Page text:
Facebook just unveiled “App links”, an open source solution that works across all the major mobile platforms, to solve a longstanding problem. This is perhaps the biggest and boldest move we have seen Facebook take, in mobile. Why? Well, because it aims to fix a problem that has been lingering over mobile, ever since the inception of the app store – interlinking of applications. Remember the time your phone took you to the web browser for seeing a Facebook photo instead of the app, even when the first party app was installed? The company aims to solve this exact problem by directly linking users to apps, or part of them, hence enabling the “Internet of Apps”. Think of it as the web hyperlink, but for apps, so you will tend to start browsing apps rather than websites.
Sounds familiar? It should, for every one of us using Android phones, or even iOS or Windows Phone devices(although to a lesser extent in both). With Android’s solution being robust, a lot of popular apps have enabled “intents” that enable interlinking between apps. While all of them(the OS makers) have implemented this feature at the OS level, the execution remains very different, which is hence a major pain for developers targeting all the major platforms. Facebook’s App links will help these developers implement a common code to their content, which will work across all the targeted platforms and will directly take users to their apps for a better tailored experience.
The way this works is pretty simple. The app links are embedded on the web pages(content) as metadata, which in turn can be used by other apps to find out which app the link should take you to. This is slightly different from the URI scheme method that the OS level interlinking resorts to. The actual trigger happens on the website and not on the device, so cross platform targeting is a lot easier. But Facebook tells us you don’t even need a website to use the metadata, as it can be hosted on cloud platforms like Parse(a Facebook company now), which allow you to host anything from code to pieces of app logic. This exact implementation puts Facebook’s “App links” ahead of the other OS-level solutions and enables easier, and most importantly, a better user experience. Developers can choose to divert the user to the app, if installed, to the app store, if it’s not, or even choose to just display the web page as the content, which we hope, is a fallback option if things go haywire.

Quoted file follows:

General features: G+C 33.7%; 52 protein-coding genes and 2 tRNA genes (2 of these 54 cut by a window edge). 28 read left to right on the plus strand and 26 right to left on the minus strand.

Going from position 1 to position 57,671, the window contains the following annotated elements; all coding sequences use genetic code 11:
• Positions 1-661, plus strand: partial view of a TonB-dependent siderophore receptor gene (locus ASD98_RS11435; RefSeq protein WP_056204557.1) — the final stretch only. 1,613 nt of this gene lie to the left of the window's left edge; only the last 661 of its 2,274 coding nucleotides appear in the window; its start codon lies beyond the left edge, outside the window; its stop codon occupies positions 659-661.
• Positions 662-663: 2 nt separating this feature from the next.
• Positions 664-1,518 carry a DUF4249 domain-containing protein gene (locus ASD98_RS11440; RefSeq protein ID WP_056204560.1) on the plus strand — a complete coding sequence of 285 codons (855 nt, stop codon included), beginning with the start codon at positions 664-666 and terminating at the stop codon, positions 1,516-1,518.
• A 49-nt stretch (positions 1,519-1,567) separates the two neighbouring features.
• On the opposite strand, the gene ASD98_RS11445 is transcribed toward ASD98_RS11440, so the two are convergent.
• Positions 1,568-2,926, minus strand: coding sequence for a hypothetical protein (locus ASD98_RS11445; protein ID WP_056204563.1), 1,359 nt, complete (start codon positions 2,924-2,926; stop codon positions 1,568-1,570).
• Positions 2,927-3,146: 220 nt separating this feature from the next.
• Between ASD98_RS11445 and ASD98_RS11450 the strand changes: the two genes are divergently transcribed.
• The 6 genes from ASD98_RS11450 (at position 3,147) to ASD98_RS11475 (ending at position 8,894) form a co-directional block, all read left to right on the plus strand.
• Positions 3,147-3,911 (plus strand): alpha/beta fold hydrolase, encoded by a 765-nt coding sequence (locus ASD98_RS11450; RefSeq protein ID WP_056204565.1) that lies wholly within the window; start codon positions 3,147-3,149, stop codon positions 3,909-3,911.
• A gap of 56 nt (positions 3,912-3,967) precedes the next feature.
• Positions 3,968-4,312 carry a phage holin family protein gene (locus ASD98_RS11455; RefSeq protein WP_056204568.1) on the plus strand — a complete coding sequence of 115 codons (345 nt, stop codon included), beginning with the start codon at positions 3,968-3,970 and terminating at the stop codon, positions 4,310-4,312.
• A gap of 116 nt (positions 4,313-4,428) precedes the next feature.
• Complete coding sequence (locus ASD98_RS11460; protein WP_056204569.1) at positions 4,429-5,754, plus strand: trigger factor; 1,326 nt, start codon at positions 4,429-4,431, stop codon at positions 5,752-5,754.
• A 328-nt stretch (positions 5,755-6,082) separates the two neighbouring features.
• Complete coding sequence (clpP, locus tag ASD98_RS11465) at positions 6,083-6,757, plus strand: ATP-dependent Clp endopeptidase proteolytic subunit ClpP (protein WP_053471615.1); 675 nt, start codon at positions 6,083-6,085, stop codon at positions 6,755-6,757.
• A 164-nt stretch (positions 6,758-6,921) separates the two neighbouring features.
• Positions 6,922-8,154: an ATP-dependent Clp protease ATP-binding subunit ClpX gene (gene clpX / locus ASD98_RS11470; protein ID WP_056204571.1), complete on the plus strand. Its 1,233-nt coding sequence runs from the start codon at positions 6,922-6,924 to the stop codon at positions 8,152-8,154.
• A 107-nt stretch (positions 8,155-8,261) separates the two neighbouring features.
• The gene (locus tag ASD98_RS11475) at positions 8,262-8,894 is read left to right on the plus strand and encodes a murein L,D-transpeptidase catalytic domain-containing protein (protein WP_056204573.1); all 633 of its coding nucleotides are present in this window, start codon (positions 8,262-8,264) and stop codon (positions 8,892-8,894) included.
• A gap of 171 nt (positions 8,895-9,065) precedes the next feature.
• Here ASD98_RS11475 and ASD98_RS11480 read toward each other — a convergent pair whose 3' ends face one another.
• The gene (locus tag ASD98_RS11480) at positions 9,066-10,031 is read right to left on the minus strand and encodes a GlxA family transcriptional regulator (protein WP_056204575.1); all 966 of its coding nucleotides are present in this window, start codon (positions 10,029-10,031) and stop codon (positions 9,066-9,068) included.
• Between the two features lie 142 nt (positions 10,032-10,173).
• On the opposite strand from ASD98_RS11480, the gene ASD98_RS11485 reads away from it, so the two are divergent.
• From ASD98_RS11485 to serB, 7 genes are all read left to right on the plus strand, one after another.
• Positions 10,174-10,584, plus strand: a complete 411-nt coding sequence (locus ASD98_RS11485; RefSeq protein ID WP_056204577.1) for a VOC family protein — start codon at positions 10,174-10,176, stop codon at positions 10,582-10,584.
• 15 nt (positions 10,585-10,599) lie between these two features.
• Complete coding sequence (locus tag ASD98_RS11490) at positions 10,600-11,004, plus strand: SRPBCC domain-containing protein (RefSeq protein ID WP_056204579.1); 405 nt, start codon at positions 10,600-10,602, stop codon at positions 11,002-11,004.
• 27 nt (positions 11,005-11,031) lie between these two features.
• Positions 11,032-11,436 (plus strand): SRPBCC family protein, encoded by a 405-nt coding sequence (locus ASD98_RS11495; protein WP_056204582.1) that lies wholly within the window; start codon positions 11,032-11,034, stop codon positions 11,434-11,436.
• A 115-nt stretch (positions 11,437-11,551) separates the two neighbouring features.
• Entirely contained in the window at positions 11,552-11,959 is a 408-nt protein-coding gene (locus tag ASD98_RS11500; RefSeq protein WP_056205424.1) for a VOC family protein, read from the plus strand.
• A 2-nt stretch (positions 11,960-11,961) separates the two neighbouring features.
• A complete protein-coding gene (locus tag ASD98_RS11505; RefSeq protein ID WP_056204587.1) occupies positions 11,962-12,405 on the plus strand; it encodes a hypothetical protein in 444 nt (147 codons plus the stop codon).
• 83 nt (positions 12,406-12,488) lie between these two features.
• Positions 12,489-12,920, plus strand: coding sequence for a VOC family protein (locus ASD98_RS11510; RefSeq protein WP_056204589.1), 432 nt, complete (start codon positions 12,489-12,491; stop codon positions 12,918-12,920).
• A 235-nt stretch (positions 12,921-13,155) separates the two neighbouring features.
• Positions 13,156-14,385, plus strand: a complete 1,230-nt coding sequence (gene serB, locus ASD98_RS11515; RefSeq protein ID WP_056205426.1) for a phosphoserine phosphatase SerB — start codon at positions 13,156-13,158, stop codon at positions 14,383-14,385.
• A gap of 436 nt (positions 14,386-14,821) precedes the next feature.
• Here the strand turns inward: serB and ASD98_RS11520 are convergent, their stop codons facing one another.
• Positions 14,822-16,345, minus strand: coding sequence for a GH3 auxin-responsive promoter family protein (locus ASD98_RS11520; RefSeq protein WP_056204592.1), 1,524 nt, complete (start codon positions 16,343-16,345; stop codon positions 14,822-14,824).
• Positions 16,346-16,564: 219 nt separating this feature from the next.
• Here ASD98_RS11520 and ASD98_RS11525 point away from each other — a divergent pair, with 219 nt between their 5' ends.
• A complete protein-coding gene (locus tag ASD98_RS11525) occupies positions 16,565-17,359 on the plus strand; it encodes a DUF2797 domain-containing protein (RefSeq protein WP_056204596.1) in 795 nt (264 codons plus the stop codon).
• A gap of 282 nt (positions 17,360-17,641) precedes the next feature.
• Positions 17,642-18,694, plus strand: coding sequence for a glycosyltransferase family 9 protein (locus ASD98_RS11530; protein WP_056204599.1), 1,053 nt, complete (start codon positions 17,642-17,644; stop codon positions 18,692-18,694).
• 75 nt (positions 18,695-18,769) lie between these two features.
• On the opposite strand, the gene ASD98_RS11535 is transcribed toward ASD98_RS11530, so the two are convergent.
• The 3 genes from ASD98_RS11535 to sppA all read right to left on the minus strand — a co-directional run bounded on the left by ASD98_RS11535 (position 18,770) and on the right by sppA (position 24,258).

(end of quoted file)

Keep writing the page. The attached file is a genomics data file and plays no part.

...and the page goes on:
In the near future, if Facebook manages to gather enough forces behind this movement(spoiler: there are already a lot of high profile partners), the “Internet of Apps” will soon become a reality as mobile web slowly fades into the background as the secondary experience on mobile. With App links, Facebook now has the potential to completely change the mobile game, which still has a lot of unexplored avenues and undiscovered business models. Will this huge bet pay off? Stay tuned to the blog, as we track the platform’s progress, and let us know your thoughts, in the comments section below. Check the source link for more information.
Source App Links